Wednesday, September 29, 2010
Sunday, August 22, 2010
Wednesday, June 16, 2010
Another point concerning the two names for God found in Gen. 1 and 2, that the author of the article did not mention, is that since Gen. 1 describes a broad view of creation, the generic name for God ("Elohim") is used. Whereas in the more intimate account of creation in Gen. 2 focusing on man, the covenant name for God ("Yahweh") is used, which is entirely fitting.
Thursday, March 25, 2010
In his Quaestiones in Genesim, that great Spanish composer of Marian literature, St. Isidore of Seville (d. 636) gives a marvelous exegesis of Genesis 3:15:
The seed of the devil is a perverse suggestion; the seed of the woman is the fruit of a good work, by which the perverse suggestion of the devil is resisted. She will tread upon his head, because from the beginning she expels his perverse suggestions from her mind. He will strike at her heel, because until the end he will try to deceive her mind, which he was unable to deceive with his first suggestion. Some have understood the following expression in reference to the Virgin, from whom the Lord was born: "I will put enmity between you and the woman," since it was promised that the Savior was going to be born from her, in order to defeat the enemy and to destroy death, of which the enemy was the author. For they also understand the following as a reference to the fruit of Mary’s womb; namely, Christ: "She will tread upon your head, and you will strike at her heel." This means: You will attack him to kill him, but he (Christ), after you have been defeated, will rise again and tread upon your head which is death (19).
We see here in this exegesis the intimate union between the woman and her seed. Mary’s fiat at the Annunciation leads to the birth of the Savior, the one who "will rise again and tread upon … death." Mary’s fiat wasn’t just a "yes" to the Annunciation, but rather also a "yes" to the death of her Son on the Cross, where Mary would also be crucified spiritually and a sword would pierce her heart as well. The Church Fathers, in seeing Mary as the "woman" of Genesis 3:15, unearth the seed for the doctrine of Mary as Co-redemptrix and Mediatrix of All Graces. Co-redemptrix because she actively participates in the crushing of Satan’s head, and Mediatrix of All Graces because she mediated Christ into the world, who is the source of all grace. Nobody sums this doctrine up in relation to Genesis 3:15 better than that great master of Scripture, St. Jerome when he states: "Death came through Eve; life through Mary" (20).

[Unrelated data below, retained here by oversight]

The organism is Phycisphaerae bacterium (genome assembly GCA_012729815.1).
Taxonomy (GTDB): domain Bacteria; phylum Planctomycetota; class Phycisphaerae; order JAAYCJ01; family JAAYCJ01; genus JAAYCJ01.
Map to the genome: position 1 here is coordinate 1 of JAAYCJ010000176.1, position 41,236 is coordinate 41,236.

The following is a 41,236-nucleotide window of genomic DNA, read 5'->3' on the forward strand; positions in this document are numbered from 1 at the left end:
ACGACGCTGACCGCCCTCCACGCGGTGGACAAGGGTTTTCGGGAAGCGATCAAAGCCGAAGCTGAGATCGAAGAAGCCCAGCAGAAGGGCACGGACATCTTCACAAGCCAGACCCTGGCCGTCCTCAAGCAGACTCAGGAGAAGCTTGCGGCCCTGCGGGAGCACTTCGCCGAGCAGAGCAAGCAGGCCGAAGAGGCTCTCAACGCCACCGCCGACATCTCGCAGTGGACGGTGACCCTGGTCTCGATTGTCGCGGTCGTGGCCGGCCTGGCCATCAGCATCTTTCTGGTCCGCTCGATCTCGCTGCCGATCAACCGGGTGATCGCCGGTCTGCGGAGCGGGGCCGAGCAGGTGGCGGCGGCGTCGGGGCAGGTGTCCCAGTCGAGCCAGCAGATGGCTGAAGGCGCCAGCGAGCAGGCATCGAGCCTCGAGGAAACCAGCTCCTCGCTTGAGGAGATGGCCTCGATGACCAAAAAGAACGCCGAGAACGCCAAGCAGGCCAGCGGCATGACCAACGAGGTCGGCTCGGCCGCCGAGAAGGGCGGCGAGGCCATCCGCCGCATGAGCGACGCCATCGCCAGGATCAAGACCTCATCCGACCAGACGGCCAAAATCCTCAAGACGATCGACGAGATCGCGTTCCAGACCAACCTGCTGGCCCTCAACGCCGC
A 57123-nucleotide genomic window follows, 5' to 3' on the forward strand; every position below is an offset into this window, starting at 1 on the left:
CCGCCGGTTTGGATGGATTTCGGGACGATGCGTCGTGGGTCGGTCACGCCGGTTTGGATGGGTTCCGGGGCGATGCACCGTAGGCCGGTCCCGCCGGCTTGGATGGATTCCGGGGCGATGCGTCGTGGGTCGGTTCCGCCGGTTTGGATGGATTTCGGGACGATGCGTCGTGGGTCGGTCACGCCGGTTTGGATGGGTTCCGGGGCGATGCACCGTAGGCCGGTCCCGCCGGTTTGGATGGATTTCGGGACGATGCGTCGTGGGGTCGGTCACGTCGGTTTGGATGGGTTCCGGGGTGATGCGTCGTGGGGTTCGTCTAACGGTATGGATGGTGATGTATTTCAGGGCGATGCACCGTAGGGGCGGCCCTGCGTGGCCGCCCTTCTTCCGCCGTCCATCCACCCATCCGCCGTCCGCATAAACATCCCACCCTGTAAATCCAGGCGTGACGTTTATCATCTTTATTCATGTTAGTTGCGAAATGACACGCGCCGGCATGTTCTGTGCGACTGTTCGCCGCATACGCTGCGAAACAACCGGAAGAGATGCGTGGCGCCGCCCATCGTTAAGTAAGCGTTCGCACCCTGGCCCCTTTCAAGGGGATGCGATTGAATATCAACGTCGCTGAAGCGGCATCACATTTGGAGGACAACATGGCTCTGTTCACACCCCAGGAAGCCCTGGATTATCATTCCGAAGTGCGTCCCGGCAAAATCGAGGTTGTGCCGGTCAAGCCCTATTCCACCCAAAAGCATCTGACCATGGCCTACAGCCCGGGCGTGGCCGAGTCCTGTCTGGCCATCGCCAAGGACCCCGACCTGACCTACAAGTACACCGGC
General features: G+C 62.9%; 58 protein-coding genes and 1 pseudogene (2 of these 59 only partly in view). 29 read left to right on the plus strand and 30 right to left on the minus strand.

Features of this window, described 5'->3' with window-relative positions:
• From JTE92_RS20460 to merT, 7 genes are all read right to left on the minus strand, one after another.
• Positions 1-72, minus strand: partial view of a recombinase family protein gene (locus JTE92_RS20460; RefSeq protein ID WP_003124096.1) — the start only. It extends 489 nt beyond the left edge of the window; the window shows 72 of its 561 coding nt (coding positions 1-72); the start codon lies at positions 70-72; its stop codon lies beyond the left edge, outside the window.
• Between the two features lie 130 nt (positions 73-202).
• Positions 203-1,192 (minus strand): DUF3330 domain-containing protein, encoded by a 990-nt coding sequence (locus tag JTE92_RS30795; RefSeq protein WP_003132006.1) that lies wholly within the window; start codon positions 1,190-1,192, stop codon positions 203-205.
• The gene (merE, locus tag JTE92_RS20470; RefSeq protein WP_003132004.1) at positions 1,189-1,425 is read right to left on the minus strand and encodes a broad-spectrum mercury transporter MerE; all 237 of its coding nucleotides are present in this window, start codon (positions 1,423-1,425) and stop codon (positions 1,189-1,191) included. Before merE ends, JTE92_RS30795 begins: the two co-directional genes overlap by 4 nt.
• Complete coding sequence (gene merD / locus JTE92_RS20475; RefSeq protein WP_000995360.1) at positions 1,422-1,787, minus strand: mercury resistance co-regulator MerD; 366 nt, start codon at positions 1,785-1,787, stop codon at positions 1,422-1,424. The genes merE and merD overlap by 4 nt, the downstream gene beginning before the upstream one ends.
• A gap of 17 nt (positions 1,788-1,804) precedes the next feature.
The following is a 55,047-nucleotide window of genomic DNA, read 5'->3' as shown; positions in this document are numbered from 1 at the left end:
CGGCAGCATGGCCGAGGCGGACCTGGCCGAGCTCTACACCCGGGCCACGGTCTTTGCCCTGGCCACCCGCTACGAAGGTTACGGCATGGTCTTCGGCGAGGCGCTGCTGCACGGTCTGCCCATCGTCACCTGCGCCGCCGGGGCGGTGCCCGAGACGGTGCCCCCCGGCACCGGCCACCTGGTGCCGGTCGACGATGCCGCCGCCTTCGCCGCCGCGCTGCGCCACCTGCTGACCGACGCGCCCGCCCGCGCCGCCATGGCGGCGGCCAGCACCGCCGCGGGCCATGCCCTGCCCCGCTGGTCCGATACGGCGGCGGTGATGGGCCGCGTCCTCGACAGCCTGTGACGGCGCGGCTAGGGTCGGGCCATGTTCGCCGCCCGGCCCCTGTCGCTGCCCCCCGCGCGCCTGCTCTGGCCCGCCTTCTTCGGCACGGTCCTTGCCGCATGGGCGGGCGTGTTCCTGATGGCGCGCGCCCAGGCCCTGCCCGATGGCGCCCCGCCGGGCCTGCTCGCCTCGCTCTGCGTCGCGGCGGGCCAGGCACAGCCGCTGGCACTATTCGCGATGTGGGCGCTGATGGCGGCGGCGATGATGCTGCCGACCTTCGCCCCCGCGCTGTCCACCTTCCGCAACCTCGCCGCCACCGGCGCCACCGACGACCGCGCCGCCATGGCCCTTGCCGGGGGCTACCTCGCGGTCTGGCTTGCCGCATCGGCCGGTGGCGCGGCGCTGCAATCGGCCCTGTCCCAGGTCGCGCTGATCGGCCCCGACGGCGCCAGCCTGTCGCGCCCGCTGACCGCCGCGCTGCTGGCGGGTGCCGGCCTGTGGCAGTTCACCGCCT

(19) Quaestiones in Genesim 5, 5-7, quoted in Luigi Gambero. Mary and the Fathers of the Church, 378.
(20) Epistle 22, 21, trans. Charles Christopher Mierow, in Ancient Christian Writers, No. 33 (New York, NY: Newman Press, 1963), 154.
Monday, March 22, 2010
“In the Targums (Neofiti I, Ps-Jonathan, Fragmententargum) Melchizedek is further identified with Shem, and thereby given a genealogy. It is noteworthy that though the scroll, the Fragmententargum, and Neofiti I call Melchizedek khn [cohen=priest], the Targums Onqelos and Ps-Jonathan avoid this title. The following paraphrases of Gn 14.18 are found: ‘and the upright king, the king of Jerusalem, that is the Great Shem, brought forth bread and wine; and he was a priest serving in the great priesthood before God Most High’ (Neofiti I, fol. 23 verso 18-24, recto 2). Ps-Jonathan (ed. Ginsburger): ‘and the upright king, that is Shem the son of Noah, the king of Jerusalem, went out before Abram, and brought out bread and wine. And at that time he was serving before God Most High.’ Fragmententargum (ed. Ginsburger, p. 9): ‘And Melchizedek, the king of Jerusalem, who was the Great Shem, was a priest of the Most High; he brought out food and wine, and was standing and serving in the great priesthood before God Most High.’”
-Joseph Fitzmyer, The Genesis Apocryphon of Qumran Cave I